The chi-square tests described earlier were recalculated using these processed (weighted) data sets (Table 3). Although the skewing was still substantial, data debiasing had a considerable impact on many of the P values calculated for these data sets. The P values for some tests increased dramatically, suggesting that, for these tests, data collection bias had contributed to the skewed distributions observed. Correction for temporal bias likely explains the change in the VT-2 P value, since this is the VT carried by the pandemic H1N1 2009 viruses, which have been the subject of massive sequencing scrutiny. Correction for geographic bias likely explains the change in P value for VT-6, VT-13, and VT-14, since these viruses were largely restricted to recent Southeast Asian isolates, indicating possible founder effects. VT-3 included records predominantly from New Zealand and the United States in 2005, so the calculated chi-square value dropped due to correction for Oceania. The change in the VT-11 P value was due to correction for both geographic and temporal bias, as it included samples mostly from the United States isolated during 2005 and 2006. Nevertheless all P values were found to be extremely small, both for the unprocessed data and for the processed data, suggesting that this region of NS1, alone or in conjunction with other SFs, appears to have a dramatic impact on host range specificity.
We have described an approach wherein the effects of sequence alterations in influenza virus proteins on virus phenotypic characteristics can be analyzed at a fine level of granularity, by defining combinations of specific amino acid residues that function as structural or functional units called sequence features (SFs). Recurrent sequence variations—variant types (VTs)—occurring within the defined SF region are computed by aligning each SF from a chosen reference strain to all other related sequences in the IRD resource ( The SFVT module is freely available online to the influenza virus research community through IRD, which provides access to the complete list of SFs, SFVT alignments, and metadata associated with the VT sequences, including host, country and year of isolation, and virus subtype.
By compiling the set of all currently characterized SFs for influenza virus proteins, a valuable resource that can be used as a reference for all characterized influenza virus protein regions has been created. Each defined SF is associated with links to relevant publications, protein annotations, and protein structure records through PubMed, UniProt, PDB, and IEDB. The SFVT system is designed to support the addition of new SFs as they become available without altering the existing list. In an effort to make the SFVT component as comprehensive and up-to-date as possible, we are now creating a community-based annotation web interface to allow external researchers and IRD curators to submit new SFs to the system. The user interface for data capture will contain some required fields (e.g., virus name, SF positions, category and definition, submitter's name and affiliation, etc.) that the submitter will need to provide, while other fields will be populated automatically by the IRD system (e.g., SF identity [ID] and length) based on the primary data entered into the required fields. SFs submitted using this method will be internally validated for completeness, accuracy, and nonredundancy and subsequently reviewed by influenza virus experts before public release. In addition, IRD will automatically add new SFs from the UniProt and IEDB resources using custom parsing scripts.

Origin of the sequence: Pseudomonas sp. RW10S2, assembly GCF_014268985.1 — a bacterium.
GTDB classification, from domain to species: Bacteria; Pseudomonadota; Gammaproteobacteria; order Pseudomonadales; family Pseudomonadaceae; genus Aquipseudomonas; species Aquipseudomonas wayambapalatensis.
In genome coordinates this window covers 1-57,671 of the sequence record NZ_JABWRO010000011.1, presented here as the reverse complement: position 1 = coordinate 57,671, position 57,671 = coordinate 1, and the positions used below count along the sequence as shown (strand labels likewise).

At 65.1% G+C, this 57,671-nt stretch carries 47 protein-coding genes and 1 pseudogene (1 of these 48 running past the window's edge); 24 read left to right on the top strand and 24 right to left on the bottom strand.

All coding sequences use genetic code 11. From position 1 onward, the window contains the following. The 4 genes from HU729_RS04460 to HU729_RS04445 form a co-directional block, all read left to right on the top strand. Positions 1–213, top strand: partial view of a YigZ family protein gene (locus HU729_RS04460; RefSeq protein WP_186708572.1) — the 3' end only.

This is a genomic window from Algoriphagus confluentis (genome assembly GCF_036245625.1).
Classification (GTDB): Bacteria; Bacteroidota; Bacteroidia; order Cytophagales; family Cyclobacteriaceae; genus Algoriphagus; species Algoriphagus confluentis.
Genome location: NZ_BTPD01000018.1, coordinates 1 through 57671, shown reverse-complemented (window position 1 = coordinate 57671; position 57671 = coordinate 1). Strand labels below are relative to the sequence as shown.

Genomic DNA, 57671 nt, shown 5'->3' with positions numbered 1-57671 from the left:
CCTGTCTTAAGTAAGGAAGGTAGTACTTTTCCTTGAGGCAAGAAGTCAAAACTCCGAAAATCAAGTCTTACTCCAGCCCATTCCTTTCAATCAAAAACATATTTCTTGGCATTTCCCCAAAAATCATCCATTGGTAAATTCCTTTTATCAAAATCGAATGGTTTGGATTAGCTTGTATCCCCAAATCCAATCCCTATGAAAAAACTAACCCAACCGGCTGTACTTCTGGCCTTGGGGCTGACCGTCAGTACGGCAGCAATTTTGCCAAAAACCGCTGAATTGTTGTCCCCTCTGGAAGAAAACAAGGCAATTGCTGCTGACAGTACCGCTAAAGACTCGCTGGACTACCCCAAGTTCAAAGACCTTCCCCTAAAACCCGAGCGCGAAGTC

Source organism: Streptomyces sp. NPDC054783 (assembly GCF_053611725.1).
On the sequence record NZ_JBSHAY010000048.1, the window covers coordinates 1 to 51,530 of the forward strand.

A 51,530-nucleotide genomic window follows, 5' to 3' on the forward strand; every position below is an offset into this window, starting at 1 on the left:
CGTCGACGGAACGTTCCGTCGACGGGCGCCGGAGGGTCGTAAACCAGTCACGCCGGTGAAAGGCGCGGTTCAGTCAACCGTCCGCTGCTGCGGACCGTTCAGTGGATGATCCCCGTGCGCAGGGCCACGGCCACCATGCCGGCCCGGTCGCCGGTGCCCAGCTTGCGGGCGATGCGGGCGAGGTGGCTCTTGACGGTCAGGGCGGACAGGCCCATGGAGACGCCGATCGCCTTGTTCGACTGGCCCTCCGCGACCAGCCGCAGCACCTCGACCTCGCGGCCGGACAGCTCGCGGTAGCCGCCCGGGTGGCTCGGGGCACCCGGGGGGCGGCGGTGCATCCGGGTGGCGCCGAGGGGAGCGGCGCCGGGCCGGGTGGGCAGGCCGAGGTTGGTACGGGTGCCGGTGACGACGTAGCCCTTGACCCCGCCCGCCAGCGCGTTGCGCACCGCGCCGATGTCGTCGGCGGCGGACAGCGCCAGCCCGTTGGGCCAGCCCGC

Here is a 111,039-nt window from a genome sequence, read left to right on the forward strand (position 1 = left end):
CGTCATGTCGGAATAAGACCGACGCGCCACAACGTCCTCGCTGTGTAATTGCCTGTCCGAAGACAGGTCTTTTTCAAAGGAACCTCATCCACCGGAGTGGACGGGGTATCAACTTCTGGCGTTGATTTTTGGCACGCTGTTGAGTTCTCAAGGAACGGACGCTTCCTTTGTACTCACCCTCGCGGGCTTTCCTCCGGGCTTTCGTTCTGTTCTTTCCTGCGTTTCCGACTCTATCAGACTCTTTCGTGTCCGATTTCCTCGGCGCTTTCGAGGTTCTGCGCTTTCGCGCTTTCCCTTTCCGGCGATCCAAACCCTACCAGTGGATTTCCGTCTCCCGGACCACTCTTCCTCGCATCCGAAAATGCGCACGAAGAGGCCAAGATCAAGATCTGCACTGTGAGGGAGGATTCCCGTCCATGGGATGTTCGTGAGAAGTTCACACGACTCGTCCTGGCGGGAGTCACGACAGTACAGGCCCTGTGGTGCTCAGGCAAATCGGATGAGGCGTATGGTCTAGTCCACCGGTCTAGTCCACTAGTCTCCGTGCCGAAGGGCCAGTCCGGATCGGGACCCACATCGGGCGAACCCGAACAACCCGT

In an effort to demonstrate the utility of this approach in studying genetic determinants of virus phenotypes, we performed computational and statistical analysis on the VTs of the Influenza virus A_NS1_SF18 of the NS1 protein for their potential correlation with host range restriction. Even after controlling for data collection biases, highly significant P values and dramatically skewed distributions of VTs were observed across different host groups, suggesting that sequence variations in Influenza virus A_NS1_SF18 appear to impact host range restriction with high statistical confidence.
For a virus to spread, it should have both the opportunity and capability to infect a given host. A virus infection within an isolated community, for example, might result in all individuals carrying a particular substitution carried by the founder virus; however, those living outside of that specific community may lack the substitution because of a lack of opportunity for the founder virus or its progeny to infect them. We checked to see if this kind of founder effect could explain the associations observed in our data set but found just the opposite to be true in many cases. For example, viruses carrying VT-8, which were found to infect predominantly horses and dogs, had ample opportunity to spread based on their worldwide occurrence over more than 45 years, and yet they continued to remain within their preferred host species. In fact, the only evidence of cross-species virus spreading from horses to another host group was at a racetrack in Miami, Florida, where dogs and horses raced at the same facility (2). Although most viruses in the VT-8 group also belong to the H3N8 subtype, it is clear from the sequence records that H3N8 viruses circulate effectively in birds and other hosts. Thus, the restriction of certain influenza viruses to equine and canine species appears to be dictated, at least in part, by sequence variations in the NS1 protein. Similar arguments can be made for the associations between the VT-4 lineage and avian host restriction and the VT-9 and VT-16 lineages and human host restriction.